Tuesday, May 23, 2006


THE COSMETICS OF IT ALL


Had the good train fortune this morning to be seated next to one of those renegade make-up girls who so upset the prim elderly ladies by putting on their makeup in public, which was unthinkable just yesterday. To do the makeup routine on a moving train takes that bravado to a level I cannot but admire in these fearless young women, much as we admire triple acrobatic somersaults without a net. I'd observed their work from a distance before, which is difficult on crowded rush hour trains, as all the swaying bodies keep blocking the view.

Anyway, there were no grandmas harrumphing nearby (which I've heard can start a fight these days), so the young lady went on the cosmetic attack with all the practiced efficiency of a SWAT team. With her large bag of finely crafted tools and name brand materials on her lap creating a sort of mobile cosmetic clinic, the various devices clinking and clanking as she picked them up and put them down, the brushes and powders, tweezers and files and creams, salves and colorants, unguents, rouges, lipsticks and glosses, pancakes and highlighters, curveballs, sliders, twin cams, turbochargers, dual carbs, afterburners, ramjets, re-entry procedures and whatnot, after our fast ride to the Big City she would be ready to face the world from behind precisely arranged layers of various materials.

It was fascinating to watch how, while one hand held the mirror as she surveyed her progress and decided upon the next phase of the campaign (on a tight train schedule), the other hand delved in the lap clinic, finding everything by feel as she organized the steps of her shading, layering, highlighting, sanding, spackling, resurfacing, grouting and pruning, now and then grabbing and whisking with a sable brush to level everything out in a cloud... Then at one point she dove back in and came up with - shudder - a large gleaming pair of gawky eyelash curlers, opened them wide and... and...

As linked to above, I'd previously seen a similar but less threatening technique used on another train in the application of mascara, but to watch a young woman with lovely eyes approach those same eyes with a gaping metal scissory object - while the country train bounces, lurches and careens along - grasp the short straight eyelashes, close the scissors tightly, hold that position long enough to put a good curl in without yanking everything right out, lurch, careen, then release and go for the other eye, is to approach a level of horror first staked out by Oedipus.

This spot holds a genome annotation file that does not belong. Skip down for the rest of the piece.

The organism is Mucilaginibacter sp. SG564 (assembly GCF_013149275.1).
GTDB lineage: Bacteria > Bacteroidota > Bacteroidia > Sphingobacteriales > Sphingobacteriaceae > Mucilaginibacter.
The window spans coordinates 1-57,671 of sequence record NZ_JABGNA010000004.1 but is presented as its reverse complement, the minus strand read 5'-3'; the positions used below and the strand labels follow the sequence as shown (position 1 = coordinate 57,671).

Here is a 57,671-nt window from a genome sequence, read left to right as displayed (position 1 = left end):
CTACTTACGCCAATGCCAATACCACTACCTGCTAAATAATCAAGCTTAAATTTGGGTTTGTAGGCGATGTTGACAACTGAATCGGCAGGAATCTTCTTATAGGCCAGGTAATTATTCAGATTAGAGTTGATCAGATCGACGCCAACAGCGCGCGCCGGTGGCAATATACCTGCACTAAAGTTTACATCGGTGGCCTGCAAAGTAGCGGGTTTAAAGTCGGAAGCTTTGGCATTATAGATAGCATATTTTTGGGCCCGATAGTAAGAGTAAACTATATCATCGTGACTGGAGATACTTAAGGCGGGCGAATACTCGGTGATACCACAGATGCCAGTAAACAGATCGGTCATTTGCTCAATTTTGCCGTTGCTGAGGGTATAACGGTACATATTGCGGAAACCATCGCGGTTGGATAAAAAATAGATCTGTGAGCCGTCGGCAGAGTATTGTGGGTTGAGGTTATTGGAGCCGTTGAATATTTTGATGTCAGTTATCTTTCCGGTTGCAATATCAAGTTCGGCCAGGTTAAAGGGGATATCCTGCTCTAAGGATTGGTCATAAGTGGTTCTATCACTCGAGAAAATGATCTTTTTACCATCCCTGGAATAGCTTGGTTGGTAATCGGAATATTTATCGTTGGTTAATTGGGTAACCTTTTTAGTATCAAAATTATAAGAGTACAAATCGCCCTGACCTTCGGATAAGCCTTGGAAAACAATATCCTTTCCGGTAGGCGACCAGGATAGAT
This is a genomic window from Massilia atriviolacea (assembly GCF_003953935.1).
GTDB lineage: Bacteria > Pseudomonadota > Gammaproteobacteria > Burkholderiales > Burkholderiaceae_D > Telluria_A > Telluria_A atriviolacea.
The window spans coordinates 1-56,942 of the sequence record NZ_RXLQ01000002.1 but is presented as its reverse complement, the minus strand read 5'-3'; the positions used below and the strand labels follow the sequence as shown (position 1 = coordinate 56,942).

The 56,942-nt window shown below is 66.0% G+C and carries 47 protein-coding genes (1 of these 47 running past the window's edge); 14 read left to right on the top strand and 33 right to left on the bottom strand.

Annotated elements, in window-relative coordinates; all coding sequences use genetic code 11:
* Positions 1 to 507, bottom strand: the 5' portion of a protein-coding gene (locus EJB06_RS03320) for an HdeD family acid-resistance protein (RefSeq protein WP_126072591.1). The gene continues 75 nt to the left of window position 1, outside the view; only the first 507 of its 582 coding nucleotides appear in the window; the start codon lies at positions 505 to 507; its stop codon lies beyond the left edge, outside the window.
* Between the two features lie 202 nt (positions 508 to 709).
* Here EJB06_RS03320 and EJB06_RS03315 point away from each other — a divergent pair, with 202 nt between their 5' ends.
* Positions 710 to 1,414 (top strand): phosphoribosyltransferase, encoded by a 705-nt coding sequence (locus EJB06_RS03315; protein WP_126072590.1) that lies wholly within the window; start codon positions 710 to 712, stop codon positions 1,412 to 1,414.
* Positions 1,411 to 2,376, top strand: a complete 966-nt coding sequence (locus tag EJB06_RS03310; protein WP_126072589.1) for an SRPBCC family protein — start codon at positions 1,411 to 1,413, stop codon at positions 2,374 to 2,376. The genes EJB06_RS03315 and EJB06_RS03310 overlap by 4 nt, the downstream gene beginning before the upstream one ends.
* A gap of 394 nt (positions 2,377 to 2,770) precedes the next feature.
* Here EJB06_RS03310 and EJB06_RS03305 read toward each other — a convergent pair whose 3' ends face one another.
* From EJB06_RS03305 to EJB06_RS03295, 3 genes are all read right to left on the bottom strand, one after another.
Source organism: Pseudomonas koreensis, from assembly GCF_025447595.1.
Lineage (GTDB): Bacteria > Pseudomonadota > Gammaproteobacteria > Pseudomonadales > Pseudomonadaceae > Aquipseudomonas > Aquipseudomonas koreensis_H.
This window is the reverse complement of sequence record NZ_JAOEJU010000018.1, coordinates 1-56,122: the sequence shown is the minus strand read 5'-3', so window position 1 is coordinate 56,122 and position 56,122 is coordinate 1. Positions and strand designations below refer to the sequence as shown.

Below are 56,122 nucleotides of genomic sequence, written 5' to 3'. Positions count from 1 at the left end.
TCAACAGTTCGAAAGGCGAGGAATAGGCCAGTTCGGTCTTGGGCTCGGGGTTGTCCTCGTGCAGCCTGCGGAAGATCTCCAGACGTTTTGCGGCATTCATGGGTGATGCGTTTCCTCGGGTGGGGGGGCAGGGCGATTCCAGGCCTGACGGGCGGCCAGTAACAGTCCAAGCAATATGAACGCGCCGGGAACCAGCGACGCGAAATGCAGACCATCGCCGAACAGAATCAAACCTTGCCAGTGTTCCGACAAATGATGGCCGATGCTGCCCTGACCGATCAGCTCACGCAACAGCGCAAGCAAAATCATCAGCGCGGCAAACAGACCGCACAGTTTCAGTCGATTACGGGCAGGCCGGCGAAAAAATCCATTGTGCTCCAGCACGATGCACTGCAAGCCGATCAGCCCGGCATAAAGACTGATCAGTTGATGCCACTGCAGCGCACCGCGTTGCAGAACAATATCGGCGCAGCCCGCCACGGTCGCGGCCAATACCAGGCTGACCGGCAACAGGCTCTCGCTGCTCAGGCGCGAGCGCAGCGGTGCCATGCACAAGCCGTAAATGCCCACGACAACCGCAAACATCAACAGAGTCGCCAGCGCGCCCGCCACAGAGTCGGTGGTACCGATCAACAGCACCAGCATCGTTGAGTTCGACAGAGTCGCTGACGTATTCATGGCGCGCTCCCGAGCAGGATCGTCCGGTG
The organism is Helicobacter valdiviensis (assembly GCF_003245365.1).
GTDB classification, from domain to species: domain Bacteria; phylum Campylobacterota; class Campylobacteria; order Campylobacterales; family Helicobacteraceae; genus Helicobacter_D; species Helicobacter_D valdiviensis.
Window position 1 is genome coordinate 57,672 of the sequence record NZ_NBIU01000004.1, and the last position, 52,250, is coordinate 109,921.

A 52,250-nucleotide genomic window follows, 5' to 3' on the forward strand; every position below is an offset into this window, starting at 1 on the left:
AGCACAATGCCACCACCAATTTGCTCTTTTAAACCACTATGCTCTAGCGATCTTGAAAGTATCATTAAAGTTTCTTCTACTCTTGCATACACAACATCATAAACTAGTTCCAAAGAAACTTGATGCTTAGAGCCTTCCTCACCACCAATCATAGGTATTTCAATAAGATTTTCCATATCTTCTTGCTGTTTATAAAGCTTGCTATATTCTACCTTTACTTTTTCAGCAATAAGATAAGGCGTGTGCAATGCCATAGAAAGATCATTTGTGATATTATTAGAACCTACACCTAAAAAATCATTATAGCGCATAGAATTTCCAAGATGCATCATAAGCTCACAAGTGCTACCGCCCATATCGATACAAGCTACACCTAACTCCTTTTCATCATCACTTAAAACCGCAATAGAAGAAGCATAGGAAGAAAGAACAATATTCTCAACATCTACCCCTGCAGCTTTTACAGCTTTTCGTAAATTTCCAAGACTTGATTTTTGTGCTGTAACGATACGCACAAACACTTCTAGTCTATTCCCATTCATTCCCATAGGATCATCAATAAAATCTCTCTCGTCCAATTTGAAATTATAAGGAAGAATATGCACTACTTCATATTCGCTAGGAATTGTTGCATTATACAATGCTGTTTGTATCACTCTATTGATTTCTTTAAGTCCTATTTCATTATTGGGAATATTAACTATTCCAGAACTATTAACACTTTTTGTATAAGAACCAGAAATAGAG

This young lady avoided a similar fate, however, by employing some sort of biogyrotechnique while using the curlers, as the train did its best to remain upright. It occurred to me that this technique might be of great use in mobile surgery, and that microsurgeons could learn much from these daring females. Might even have given Oedipus second thoughts.

Then she got off the train and all the city saw was the makeup.

3 comments:

Tabor said...

This is so funny and was so enjoyable a read! You should have nudged her and told her that she will never look like Angelina Jolie no matter how many layers and to just accept that fact. Of course, she will discover this in another decade or so as all of us woman have.

Pam said...

The mascara is actually capable of more harm than the eyelash curlers, I believe. I suppose it's possible one could gouge a whole eye out if the train took a nasty bump, but those rails run pretty smooth.
When I was in Japan the public makeup fests were generally still confined to McDonalds. I've never been to a city where women wear more makeup than Osaka. I was told it's to "protect their skin from the pollution."

matabele said...

its extreme
hihi